Divers discover underwater animals chained and caged for tourism
There are two types of people in this world. The first are those of us who see rare and wonderful land and underwater animals, and stand back, gaze in awe and think: "my god, they're beautiful". The second are those out there who look at them and think: "that'll make me a few extra bucks".
It's become a tragic reality that the tourism industry is rife with members of the latter group. Go pretty much anywhere as a holidaymaker and at some point you will be invited to pay up some cash to stroke an anaesthetised tiger, be blessed by an abused temple elephant or be entertained by a performing monkey. Keen for the likes on social media, many sightseers blindly go full steam ahead, forgetting that their Facebook selfie costs a living and breathing creature another few seconds of their life that they can never get back.
A prime example of this occurred in 2017 when a small group of divers made a disturbing discovery just off the remote island of Kokoya in Indonesia. Diver, Delon Lim, was shocked when he was asked by a local fisherman if he and his friends wanted to see two dugongs, rare and elusive underwater animals that can only be found in warm coastal waters. Boasting of the mother and calf he had captured, the fisherman told the pair that he would charge them to take photos and videos in the cage in he had been keeping them in.
The duo were initially reluctant to give the man any money, but decided to go down to see the dugongs to take some pictures as evidence to build a case against the fisherman. They knew already that the situation would be bad, but it seems they were unprepared for exactly what they were about to see.
At the bottom of the ocean, the mother and calf were held in separate cages; the younger creature was able to swim inside its small enclosure, however, its mother's movement was restricted by a large rope and her skin was marred with scars and wounds. Although it was unclear how long they had been cruelly held captive, Lim suspected they had experienced weeks of suffering. In his own words: “The ropes are worn and torn. The scars and the wound on her tail are so deep. It was very heartbreaking.”
When they returned to sea level, the outraged divers confronted the fisherman and attempted to persuade him to set the underwater animals free. Incredibly, he agreed. But the pair of divers refused to take him on his word, afterwards posting the video they had taken to social media with the hope it would cause a stir. They were right; immediately afterwards, there was uproar online and the footage caught the attention of animal welfare authorities who arrived on the island the following day. Unsurprisingly they discovered that the mother and her baby still trapped. But, with the help of the authorities, the protected species were finally set free to live what would hopefully be long and happy lives. According to reports, charges were later filed against the captor.
Although it doesn't seem like it, these two animals were some of the lucky ones. This story has a happy ending but it doesn't negate the fact that the animal tourism sector is a billion-dollar industry built solely on the suffering of intelligent and social beings who are denied every basic right in life. Every year, thousands of tourists pay on average 700 baht ($20 USD) to pet a captive tiger cub in Thailand or $68 per head to ride an elephant in Bali, despite the conditions that they live in."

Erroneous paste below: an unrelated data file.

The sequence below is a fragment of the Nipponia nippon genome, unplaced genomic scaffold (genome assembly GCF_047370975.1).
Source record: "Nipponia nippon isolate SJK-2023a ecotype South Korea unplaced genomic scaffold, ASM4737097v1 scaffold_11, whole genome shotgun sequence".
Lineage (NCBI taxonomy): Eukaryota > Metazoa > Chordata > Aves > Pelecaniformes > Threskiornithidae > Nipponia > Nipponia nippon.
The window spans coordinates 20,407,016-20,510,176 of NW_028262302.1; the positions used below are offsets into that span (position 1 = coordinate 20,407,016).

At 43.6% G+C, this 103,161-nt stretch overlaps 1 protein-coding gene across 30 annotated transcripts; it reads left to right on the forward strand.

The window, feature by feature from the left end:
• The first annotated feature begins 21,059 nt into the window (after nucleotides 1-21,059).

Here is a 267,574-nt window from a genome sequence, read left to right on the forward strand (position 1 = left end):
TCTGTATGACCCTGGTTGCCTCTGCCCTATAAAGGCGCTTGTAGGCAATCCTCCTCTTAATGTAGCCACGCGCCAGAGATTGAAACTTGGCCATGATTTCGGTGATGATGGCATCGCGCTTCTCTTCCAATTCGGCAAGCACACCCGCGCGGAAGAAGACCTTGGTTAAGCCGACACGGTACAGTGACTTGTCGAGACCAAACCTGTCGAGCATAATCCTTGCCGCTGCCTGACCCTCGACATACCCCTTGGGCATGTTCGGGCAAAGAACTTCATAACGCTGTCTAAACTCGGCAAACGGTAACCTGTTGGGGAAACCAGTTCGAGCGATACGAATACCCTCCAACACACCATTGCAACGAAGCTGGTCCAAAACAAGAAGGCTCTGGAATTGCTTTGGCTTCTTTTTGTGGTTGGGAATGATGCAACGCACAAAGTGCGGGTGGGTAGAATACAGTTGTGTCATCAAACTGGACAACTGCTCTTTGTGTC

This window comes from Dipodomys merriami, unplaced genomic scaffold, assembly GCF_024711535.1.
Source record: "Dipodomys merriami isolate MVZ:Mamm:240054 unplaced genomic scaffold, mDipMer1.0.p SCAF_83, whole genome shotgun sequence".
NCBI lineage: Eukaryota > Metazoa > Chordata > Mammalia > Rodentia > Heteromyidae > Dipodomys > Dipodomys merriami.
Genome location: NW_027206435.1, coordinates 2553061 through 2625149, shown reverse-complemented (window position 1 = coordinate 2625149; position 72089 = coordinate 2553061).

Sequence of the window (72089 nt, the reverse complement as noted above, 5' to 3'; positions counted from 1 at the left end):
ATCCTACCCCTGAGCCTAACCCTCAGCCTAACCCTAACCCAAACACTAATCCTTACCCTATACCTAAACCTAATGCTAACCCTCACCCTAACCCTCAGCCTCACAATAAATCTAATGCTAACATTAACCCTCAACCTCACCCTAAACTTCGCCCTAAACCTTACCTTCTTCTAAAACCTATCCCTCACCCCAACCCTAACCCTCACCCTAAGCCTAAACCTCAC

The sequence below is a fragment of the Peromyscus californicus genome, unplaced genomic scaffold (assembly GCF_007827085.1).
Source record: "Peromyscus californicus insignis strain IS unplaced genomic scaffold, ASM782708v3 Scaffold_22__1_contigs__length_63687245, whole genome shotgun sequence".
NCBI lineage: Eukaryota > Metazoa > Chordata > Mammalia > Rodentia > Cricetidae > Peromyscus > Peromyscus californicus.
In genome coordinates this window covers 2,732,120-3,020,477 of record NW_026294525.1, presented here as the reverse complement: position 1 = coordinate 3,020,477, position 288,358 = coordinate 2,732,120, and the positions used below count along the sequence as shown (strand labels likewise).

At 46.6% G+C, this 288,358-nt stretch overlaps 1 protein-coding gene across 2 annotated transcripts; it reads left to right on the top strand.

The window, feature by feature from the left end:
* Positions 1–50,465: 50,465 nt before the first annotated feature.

As we speak, there are millions of creatures being held as prisoners across the world; the animal rights organisation People for the Ethical Treatment of Animals (PETA) has pulled back the curtain on controversial tourism attractions, bringing home the point that what might be a cool picture for us is often a living nightmare for the animals involved. Tigers are often drugged, mutilated and physically restrained in order to make them safe for the public to snap pictures with, while some elephant calves are torn away from their mothers and restrained for as long as 14 hours at a time, in order to train them into carrying tourists on their backs - which, for the record, can cause severe damage to their spines.
Many animal rights activists also claim that even family-friendly zoos are morally redundant, the merits of their educational and conservation projects diminished by the many wild animals which are deeply frustrated in their restricted and unnatural environments.
The animal tourism industry's success is perhaps partly down to naive travellers who remain unaware of the abuse that often goes on behind the scenes. Animal charity, World Animal Protection, called on tourists to think twice about their trips after research found that almost half of people pay for a wild animal experience because they love animals, but were unaware of the abuse that went on when they weren't looking.
Mike Baker, chief executive of World Animal Protection said: “What we need to do is alert people to the wildlife suffering in this industry. We don’t want that once in a lifetime experience to be a lifetime of misery for the animal. If an animal is doing something it wouldn’t do in the wild then it’s probably not right and something has gone on to make them behave that way. Take elephant rides – you couldn’t just jump on a wild elephant’s back, there’s a process to get them there. They’re chained up, beaten. And what we’ve realised is most people don’t want that.”
Ultimately, all over the world animals are neglected, mistreated and abused - and, whether we know it or not, we're funding it. Situations like the one with the mother and calf make it clear that, as tourists, we need to make ourselves more aware of what exactly is going on under our noses, because otherwise, we are just as bad as the fisherman who looks at two beautiful sea creatures with dollar bill symbols bulging from his eyes.